We do need to think about pronunciation if we’re to be ‘comfortably intelligible’. The challenge for language teachers is to find ways of helping you make these sounds as best as you can. There’s a lot of research saying we’ll never be native-like speakers of our second and third languages, but that shouldn’t stop us fulfilling our potential. I’ll never sound like a Swede when I order my coffee in Stockholm, but once in Finland, an Ålander said I “spoke Swedish like a Swede” and that (even if it was a politically motivated insult) is all the encouragement I need!

Multidialectal Sweden

In Stockholm you can really hear you’re in Stockholm. Not just because everyone’s speaking Swedish, and also English better than you or your British friends are, but because everything sounds so very Stockholmish. The Stockholm dialect stands out, so much so that Sara Myrberg managed to get a PhD thesis out of describing the particular intonation and rhythm of Stockholm Swedish.  Swedish is divided up into 6 broad regional varieties in the Kingdom of Sweden and Stockholmers speak the so-called Central Swedish variety. Stockholm Swedish has that sing-songy cadence that we think is so typically Swedish. It also has a distinction between two very exotic sounds that aren’t as distinct in other varieties of the language (and certainly don’t appear in English). These are the sounds that appear at the start of the words kör and skjuta respectively. The first word (meaning ‘drives’, i.e. ‘he drives’) starts with the sound [ɕ], a voiceless alveolo-palatal fricative. This is like a sh sound in English, but the tongue is behind the front teeth and the mouth narrowly open (a sort of biting, smiling sh)-sound. The sound at the beginning of skjuta is so particular that the International Phonetic Association had to add it especially to their chart of symbols for describing the languages of the world. It’s represented by the symbol [ɧ] and called a voiceless postalveolar-velar fricative. It’s a source of debate amongst phoneticians, but this sound is like the end of the Scottish word loch with a simultaneous sh-sound added. However Phoneticians describe Stockholm Swedish, I’d like to offer the completely unscientific assessment that it sounds brilliant  (have a listen to this voice-over man advertising his own Stockholmska voice).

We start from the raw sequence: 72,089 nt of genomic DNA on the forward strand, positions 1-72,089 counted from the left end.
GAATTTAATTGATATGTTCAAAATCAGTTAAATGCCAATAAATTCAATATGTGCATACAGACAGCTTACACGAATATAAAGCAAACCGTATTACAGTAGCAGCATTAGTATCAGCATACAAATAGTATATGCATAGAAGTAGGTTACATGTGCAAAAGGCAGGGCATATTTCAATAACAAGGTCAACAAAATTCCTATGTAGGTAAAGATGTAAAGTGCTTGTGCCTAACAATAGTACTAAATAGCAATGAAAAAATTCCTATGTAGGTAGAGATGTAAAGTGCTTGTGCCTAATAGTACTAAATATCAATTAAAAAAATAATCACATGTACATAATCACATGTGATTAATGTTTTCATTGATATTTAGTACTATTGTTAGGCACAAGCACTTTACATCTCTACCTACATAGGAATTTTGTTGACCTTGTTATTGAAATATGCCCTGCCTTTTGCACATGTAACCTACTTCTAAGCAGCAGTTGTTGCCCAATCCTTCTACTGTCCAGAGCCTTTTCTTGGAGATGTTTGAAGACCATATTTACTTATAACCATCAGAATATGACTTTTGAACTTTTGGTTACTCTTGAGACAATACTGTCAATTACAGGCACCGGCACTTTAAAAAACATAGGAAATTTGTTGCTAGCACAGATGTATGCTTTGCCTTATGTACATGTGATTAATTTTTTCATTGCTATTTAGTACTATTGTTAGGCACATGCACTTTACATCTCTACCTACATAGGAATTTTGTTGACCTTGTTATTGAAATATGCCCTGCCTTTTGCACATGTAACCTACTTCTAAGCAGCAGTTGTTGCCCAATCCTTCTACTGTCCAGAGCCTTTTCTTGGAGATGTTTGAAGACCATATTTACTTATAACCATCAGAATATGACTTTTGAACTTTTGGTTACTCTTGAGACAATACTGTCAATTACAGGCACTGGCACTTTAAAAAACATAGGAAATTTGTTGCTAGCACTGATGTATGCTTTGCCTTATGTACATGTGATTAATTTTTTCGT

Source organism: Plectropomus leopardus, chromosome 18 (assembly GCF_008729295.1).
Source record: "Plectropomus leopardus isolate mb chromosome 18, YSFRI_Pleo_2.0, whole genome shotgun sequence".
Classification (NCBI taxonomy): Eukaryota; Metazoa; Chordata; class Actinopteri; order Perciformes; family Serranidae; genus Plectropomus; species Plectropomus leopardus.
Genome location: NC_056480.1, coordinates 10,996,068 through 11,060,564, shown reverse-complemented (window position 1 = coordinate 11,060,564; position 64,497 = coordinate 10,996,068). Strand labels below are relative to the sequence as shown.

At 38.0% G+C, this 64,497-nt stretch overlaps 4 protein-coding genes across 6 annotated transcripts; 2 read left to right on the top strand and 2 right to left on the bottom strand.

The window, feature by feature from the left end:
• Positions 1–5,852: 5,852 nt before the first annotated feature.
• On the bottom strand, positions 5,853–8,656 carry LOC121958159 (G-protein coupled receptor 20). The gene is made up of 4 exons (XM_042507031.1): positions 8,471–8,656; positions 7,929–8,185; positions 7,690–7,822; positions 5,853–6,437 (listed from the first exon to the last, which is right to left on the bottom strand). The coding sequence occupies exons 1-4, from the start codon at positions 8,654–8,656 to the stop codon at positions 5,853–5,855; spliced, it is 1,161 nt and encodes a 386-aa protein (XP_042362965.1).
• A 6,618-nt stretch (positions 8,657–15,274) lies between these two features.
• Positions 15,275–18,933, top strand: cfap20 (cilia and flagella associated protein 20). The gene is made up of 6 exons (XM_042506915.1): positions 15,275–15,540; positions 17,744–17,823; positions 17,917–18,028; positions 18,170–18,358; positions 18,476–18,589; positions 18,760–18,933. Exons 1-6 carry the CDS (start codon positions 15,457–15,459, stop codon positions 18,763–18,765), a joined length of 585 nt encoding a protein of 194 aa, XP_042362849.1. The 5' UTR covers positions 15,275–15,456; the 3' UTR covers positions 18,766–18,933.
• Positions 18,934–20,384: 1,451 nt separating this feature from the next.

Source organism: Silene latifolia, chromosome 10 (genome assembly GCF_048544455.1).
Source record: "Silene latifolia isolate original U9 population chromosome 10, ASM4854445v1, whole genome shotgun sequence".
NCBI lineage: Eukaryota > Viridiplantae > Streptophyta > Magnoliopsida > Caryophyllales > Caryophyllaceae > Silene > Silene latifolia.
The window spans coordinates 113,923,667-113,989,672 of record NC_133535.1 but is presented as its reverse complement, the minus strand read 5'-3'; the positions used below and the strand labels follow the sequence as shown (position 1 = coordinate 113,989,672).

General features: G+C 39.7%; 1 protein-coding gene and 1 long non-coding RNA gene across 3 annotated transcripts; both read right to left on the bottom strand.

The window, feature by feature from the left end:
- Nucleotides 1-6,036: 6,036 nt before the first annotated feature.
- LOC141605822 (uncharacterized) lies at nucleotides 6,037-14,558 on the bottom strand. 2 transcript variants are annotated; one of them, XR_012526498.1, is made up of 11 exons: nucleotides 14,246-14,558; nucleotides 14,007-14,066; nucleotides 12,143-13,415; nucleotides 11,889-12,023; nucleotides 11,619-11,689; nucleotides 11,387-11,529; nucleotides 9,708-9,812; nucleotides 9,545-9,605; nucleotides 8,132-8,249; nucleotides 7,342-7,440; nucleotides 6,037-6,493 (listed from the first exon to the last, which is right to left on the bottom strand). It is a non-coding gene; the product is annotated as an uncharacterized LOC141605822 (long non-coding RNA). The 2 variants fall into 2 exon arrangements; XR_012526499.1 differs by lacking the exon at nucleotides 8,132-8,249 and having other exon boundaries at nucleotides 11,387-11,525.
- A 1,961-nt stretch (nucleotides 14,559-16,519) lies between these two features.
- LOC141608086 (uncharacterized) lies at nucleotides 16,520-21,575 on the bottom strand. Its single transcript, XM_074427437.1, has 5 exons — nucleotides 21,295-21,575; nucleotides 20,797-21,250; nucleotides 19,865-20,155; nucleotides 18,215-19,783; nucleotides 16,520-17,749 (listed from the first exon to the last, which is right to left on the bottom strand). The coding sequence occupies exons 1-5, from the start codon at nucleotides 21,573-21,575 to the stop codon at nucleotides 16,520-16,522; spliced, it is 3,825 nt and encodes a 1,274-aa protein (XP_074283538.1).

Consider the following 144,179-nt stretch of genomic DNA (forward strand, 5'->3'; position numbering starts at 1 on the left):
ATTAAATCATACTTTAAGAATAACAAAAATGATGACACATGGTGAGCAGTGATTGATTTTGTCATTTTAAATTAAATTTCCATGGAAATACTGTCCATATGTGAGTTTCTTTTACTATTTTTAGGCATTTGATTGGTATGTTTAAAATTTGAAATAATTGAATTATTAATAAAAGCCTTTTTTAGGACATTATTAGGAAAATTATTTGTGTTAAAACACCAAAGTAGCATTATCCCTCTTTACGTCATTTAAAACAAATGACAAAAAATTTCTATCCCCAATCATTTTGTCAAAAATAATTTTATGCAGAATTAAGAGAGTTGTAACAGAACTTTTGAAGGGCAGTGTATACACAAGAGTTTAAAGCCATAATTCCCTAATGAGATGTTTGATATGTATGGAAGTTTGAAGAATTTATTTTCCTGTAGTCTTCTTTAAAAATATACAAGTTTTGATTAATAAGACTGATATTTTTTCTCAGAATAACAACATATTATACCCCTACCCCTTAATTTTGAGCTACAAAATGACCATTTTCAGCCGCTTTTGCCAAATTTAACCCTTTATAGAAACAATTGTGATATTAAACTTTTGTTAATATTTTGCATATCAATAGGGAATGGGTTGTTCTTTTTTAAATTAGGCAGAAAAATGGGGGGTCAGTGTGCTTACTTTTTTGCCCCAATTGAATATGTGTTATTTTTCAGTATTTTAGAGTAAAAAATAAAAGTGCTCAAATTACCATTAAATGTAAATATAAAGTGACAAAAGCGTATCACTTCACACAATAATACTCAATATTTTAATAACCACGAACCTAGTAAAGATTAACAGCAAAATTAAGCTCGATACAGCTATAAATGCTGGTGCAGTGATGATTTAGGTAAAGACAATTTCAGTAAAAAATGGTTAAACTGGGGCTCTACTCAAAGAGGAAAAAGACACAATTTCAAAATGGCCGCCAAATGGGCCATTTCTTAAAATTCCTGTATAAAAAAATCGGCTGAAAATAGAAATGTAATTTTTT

Swedes love talking about all the different Swedishses they’ve managed to cram into their country. Youtuber Daniel Norberg became a household name following his parodies of the cult-like popular programme Melodifestivalen, a contest to find Sweden’s Eurovision entry. His multidialectal new bulletins are of course exaggerations, but they’re also quite accurate. To someone who didn’t know anything about Swedish Norberg’s different impersonations might as well be different languages altogether.

Swedes take an active pride in their particular Swedish. I spent 6 weeks this summer in Värmland, a county full os beavers, moose and eagles that shares a border with Norway. I can tell you first hand how the Värmlanders have no doubt that they speak Värmlandska first and Swedish second. To an outsider their variety of Swedish sounds like Norwegian. It has it’s own forms of pronouns, a vowel sound that doesn’t appear in other Swedish varieties and a host of other particular and interesting distinguishing characteristics. Throughout the 6 weeks, I caused offence numerous times by saying to a Norwegian that I didn’t speak Swedish or to a Värmlander that I didn’t speak Norwegian.